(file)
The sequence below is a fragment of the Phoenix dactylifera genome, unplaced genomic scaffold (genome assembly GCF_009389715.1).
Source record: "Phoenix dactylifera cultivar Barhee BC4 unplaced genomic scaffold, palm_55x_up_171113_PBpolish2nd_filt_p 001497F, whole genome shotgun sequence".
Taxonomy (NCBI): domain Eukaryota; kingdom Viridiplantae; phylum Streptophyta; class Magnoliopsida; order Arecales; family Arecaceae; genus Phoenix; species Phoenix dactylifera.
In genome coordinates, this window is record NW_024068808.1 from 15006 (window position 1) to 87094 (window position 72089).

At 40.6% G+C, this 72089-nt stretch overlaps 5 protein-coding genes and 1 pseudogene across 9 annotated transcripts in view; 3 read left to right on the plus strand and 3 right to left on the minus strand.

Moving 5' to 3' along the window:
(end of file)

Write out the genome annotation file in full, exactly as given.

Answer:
The sequence below is a fragment of the Phoenix dactylifera genome, unplaced genomic scaffold (genome assembly GCF_009389715.1).
Source record: "Phoenix dactylifera cultivar Barhee BC4 unplaced genomic scaffold, palm_55x_up_171113_PBpolish2nd_filt_p 001497F, whole genome shotgun sequence".
Taxonomy (NCBI): domain Eukaryota; kingdom Viridiplantae; phylum Streptophyta; class Magnoliopsida; order Arecales; family Arecaceae; genus Phoenix; species Phoenix dactylifera.
In genome coordinates, this window is record NW_024068808.1 from 15006 (window position 1) to 87094 (window position 72089).

At 40.6% G+C, this 72089-nt stretch overlaps 5 protein-coding genes and 1 pseudogene across 9 annotated transcripts in view; 3 read left to right on the plus strand and 3 right to left on the minus strand.

Moving 5' to 3' along the window: